In September, 1991, petitioner enrolled the child in P.S. 124 for fourth grade. On September 13, 1991, petitioner requested that the child be evaluated. Respondent's psychiatrist evaluated the child on September 30, 1991. The psychiatrist opined that the child had displayed a moderate attention deficit disorder with hyperactivity, a moderate oppositional defiant disorder and a severe conduct disorder. The psychiatrist recommended that the child be placed in either a MIS-II or SIE-VII class.
A social history, completed on October 1, 1991, revealed that the child had not spoken until the age of three. The child's mother described the child as somewhat hyperactive at home, but she believed that the child was maturing. In an educational evaluation completed on October 15, 1991, the child achieved grade equivalents of 5.1 in decoding, 4.3 in reading comprehension, 2.7 in spelling, 2.7 in mathematic application and 3.1 in computation skills. The evaluator reported that the child had difficulty in mathematics with subtraction and re-grouping. The child's writing skills were described as below grade expectancy, because of the child's poor syntax, lack of punctuation and poor spelling. The evaluation also found deficiencies in the way the child formed and spaced letters when writing. Although the child displayed a vocabulary which was commensurate with his age, the evaluator found that the child had poor speech articulation, including a failure to pronounce the letter "L". The educational evaluator further reported that the child's auditory memory was slightly above grade level, but that the child had to be continually refocused because of his limited attention span and distractibility.
A speech therapist, who evaluated the child in October, 1991, also found that the child had a poor attention span and needed to be refocused to complete tasks. The therapist reported that the child exhibited several articulation problems, including substitutions, omissions and distortions. The child's articulation errors and his rapid rate of speech made the child's speech somewhat difficult to understand. The therapist reported that the child displayed expressive vocabulary skills which were approximately one year above his chronological age and grade. The therapist recommended that the child receive speech/language therapy because of delays in the child's receptive and expressive language.
In lieu of its own psychological evaluation, the CSE relied upon the June, 1991 psychological evaluation by the Lamm Institute. On November 22, 1991, the CSE recommended that the child be classified as emotionally disturbed and that he be placed in the MIS-II program, with individual counseling once per week and small group counseling once per week and small group speech therapy twice per week. By letter dated December 15, 1991, the CSE advised petitioner of its recommendation, and identified a specific MIS-II class for the child at P.S. 154. After visiting MIS-II classes at P.S. 154 and P.S. 27, petitioner declined to consent to the recommendation of the CSE. On January 27, 1992, the CSE offered petitioner another MIS-II class at P.S. 321. However, petitioner declined to consent to the CSE's recommendation.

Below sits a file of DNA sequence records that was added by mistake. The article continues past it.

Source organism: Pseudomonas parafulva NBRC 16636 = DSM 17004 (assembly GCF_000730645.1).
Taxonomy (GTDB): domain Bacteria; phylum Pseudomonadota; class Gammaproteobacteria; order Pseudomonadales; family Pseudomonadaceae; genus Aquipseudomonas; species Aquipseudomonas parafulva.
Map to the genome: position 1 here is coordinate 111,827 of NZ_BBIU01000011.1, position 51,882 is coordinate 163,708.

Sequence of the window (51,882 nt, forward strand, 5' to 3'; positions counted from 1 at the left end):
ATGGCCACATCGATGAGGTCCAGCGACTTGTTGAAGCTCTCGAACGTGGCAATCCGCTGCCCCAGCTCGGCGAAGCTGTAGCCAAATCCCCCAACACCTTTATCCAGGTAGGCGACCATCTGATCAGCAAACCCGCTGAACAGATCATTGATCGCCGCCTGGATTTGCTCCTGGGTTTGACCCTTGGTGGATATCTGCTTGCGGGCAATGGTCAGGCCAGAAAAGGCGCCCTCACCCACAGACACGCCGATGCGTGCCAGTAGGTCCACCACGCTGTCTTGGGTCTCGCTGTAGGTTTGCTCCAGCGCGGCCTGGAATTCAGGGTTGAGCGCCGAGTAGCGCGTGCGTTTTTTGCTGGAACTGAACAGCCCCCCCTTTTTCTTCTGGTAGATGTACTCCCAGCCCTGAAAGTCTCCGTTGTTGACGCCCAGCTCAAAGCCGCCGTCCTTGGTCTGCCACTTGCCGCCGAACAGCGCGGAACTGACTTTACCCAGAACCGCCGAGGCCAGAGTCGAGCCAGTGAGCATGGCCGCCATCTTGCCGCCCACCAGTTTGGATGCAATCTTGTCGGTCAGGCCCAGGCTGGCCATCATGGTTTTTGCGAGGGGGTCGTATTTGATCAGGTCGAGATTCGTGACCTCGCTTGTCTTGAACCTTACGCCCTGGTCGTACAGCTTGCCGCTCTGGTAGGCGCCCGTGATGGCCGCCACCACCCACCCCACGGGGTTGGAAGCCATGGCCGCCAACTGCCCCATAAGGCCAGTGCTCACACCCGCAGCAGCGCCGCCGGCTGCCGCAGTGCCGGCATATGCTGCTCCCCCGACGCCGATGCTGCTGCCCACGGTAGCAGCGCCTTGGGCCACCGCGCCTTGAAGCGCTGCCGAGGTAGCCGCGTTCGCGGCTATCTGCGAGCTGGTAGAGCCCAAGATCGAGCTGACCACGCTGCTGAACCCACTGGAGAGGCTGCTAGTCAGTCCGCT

On February 3, 1992, the child was observed in his class, which should have been done before the CSE made its recommendation on November 22, 1991 (8 NYCRR 200.4 [b][vii]). A school psychologist who made the observation, reported that the child was academically involved, but found that the child had exhibited exaggerated behavior because the psychologist perceived that the child had asked the teacher more questions than necessary during a test. A second classroom observation was made on February 6, 1992, by a school social worker. The school social worker reported that the child was generally inattentive during a mathematics lesson which the social worker observed being given.
On February 24, 1992, the CSE reconvened to consider the child's placement. The CSE reaffirmed its prior recommendation that the child be placed in a MIS-II class in P.S. 321. On February 27, 1992, the principal of P.S. 124 requested that a hearing be held to determine whether the CSE's recommendation should be implemented, notwithstanding petitioner's refusal to consent to the child's placement. The principal reported that the child's impulsive and aggressive behavior, as well as his inattentiveness, had interfered with the child's learning. The principal further reported that although the child was reading at the appropriate grade level, he had been unable to master any new subject matter and could not work independently.
The hearing requested by the principal was held on March 20, 1992, and continued on March 24, 1992. By decision dated April 10, 1992, the hearing officer upheld the CSE's recommendation with regard to the classification and placement of the child. Referring to the Federal regulatory definition of an emotionally disturbed child (34 CFR 300.5 [a]), the hearing officer found that the child displayed the characteristics of an inability to learn, an inability to maintain satisfactory interpersonal relationships, and had exhibited inappropriate behavior under normal circumstances. The hearing officer further found that the MIS-II program was appropriate for the child, and that the child would be grouped with children having similar needs in the MIS-II class at P.S. 321.